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In liquidation, Sears assets could lure bids from other retailers

Sears Holdings Corp. may have avoided liquidation for now, but multiple assets ranging from its stores to some of its own brands could be attractive purchases for other retailers if the company eventually ends operations.

A bankruptcy court judge will allow the Hoffman Estates, Ill.-based retailer to consider a revised bid from ESL Investments Inc. Chairman and CEO Edward Lampert, according to Jan. 8 news reports. Lampert has until 4 p.m. on Jan. 9 to submit a revised proposal, which will follow an earlier failed bid worth $4.4 billion. Sears did not respond to requests for comment from S&P Global Market Intelligence.

As of Dec. 13, 2018, some of the most valuable assets Sears held included its merchandise on hand, worth about $2.32 billion, according to an SEC filing. Property and equipment such as point-of-sale systems carry a value of about $1.50 billion, while trade names, which include brands such as Kenmore and DieHard, were valued at $861 million.

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Among the assets that could prove most attractive to buyers are some of the Sears-owned brands, David Berliner, a restructuring and turnaround services partner at BDO, said in an interview. The retailer still owns the Kenmore appliance label as well as DieHard, under which it sells car batteries.

Other retailers could covet the brands for their reputation within specific consumer goods categories, Berliner said. Other store chains that sell appliances, for example Home Depot Inc., could be interested in attracting former Sears customers since those sales may provide an edge over rivals.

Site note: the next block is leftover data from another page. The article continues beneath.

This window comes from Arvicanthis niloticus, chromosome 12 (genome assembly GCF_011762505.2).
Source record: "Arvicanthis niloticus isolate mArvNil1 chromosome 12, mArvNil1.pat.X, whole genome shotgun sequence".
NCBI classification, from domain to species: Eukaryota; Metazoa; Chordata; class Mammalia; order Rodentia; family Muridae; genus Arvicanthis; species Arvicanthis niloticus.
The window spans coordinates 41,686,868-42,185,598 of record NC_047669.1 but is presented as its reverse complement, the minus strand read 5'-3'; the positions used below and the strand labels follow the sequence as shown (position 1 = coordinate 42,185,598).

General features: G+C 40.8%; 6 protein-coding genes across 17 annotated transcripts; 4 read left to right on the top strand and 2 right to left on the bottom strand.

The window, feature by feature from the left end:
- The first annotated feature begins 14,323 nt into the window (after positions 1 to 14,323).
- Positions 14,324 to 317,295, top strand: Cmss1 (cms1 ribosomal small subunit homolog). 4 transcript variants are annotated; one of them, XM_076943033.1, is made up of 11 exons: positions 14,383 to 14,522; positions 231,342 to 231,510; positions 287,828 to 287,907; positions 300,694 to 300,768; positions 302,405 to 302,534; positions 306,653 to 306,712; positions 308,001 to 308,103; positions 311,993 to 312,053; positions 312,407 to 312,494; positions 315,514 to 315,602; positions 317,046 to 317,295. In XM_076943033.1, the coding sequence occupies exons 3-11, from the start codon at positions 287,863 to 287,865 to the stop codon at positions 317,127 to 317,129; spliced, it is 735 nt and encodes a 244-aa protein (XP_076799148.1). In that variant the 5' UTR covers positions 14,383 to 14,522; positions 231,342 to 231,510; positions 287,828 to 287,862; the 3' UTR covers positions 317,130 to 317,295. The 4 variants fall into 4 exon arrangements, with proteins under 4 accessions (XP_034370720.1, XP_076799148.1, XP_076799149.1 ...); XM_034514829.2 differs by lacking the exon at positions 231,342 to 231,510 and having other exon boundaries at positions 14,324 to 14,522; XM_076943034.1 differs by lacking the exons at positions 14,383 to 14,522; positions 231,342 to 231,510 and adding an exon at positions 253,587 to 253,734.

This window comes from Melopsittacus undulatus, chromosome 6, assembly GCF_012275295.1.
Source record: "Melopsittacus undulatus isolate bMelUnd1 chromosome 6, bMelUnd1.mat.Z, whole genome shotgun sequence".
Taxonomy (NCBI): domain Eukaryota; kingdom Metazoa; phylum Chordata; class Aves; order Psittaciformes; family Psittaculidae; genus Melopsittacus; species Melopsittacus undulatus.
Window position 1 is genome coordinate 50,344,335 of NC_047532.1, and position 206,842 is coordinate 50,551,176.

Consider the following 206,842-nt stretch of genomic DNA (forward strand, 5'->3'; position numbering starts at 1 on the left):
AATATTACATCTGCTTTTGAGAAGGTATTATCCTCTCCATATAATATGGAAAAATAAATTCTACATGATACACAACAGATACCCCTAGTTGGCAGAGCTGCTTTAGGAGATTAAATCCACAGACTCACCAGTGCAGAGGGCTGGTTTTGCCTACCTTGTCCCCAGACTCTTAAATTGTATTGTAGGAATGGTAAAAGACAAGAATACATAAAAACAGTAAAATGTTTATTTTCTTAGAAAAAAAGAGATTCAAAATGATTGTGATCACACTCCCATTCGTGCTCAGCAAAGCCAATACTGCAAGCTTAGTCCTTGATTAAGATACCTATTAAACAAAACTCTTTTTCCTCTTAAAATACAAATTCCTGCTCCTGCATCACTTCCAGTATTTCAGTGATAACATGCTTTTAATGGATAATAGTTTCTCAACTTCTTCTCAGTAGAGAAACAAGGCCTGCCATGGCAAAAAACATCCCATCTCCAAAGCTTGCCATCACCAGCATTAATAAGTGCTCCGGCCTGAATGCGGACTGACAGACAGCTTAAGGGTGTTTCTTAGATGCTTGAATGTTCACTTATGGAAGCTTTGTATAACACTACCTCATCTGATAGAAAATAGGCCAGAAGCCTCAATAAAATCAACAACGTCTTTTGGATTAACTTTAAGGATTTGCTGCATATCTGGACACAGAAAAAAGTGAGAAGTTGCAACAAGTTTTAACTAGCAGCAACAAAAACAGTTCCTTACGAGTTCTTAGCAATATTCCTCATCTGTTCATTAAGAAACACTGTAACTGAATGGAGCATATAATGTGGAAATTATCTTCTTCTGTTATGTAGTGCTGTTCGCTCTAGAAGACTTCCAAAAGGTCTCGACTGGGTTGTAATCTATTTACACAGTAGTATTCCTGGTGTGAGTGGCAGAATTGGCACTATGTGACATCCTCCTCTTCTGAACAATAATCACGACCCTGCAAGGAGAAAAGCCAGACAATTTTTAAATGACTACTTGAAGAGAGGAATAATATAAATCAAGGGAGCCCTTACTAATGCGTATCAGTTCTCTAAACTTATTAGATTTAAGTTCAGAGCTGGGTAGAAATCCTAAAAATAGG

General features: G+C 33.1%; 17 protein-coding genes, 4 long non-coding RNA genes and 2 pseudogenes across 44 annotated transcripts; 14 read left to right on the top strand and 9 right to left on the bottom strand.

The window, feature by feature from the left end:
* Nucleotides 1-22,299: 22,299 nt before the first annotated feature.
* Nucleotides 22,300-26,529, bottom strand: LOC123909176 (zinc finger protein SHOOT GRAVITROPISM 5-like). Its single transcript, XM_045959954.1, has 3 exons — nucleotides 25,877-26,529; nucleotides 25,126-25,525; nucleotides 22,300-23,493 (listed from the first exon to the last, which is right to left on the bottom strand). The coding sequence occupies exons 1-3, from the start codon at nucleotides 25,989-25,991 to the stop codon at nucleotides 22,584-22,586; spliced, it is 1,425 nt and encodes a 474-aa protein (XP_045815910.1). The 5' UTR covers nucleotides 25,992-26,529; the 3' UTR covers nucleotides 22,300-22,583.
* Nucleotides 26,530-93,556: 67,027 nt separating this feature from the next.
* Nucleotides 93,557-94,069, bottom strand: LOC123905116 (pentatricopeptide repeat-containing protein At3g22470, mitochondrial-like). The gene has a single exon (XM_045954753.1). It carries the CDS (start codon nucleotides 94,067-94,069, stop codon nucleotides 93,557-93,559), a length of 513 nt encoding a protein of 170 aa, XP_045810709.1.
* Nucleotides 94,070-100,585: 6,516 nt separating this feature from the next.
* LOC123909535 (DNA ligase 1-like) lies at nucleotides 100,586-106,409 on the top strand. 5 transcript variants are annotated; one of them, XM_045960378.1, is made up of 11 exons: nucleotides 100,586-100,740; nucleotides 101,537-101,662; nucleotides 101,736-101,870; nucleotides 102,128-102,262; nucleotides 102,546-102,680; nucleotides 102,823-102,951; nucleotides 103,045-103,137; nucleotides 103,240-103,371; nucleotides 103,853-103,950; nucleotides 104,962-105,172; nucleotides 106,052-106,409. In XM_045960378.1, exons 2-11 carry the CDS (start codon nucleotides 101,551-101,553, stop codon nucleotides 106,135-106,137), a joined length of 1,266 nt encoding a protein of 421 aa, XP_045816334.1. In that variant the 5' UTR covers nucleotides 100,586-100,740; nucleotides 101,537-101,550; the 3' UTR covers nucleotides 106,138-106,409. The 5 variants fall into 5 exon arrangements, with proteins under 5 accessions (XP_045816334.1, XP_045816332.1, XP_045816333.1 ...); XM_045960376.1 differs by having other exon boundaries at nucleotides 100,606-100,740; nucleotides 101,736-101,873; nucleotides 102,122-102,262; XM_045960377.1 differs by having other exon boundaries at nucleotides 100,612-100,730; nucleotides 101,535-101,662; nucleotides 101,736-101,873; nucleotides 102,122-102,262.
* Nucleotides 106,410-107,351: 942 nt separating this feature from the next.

"They can say, 'Anyone who wants Kenmore is going to come to me,' " Berliner said.

A liquidation of Sears will also make available hundreds of large commercial real estate properties, though landlords could face challenges filling the space with other retailers, Edward Jones analyst Brian Yarbrough said in an interview.

Many retailers that are expanding their store networks do not need such large spaces, Yarbrough said. At the same time, Sears' liquidation would add to the existing glut of retail space in the U.S., he added.

"There's still too much square footage out there," Yarbrough said.

After a Sears liquidation, landlords could be tempted instead to divide Sears stores into spaces for multiple retailers, said BDO's Berliner, who advised creditors to the now-defunct The Sports Authority Inc. on the retailer's bankruptcy. After the Colorado-based company's 2016 bankruptcy and liquidation, many landlords carved out spots formerly occupied by the sporting goods retailer into multiple storefronts, according to local press reports in various markets.

For retailers, taking over store space from Sears could be attractive if the rent rate in the company's lease is below the market rate for an area, Berliner said. If a retailer can secure a Sears lease with years left, the savings "can add up to some real money," Berliner added.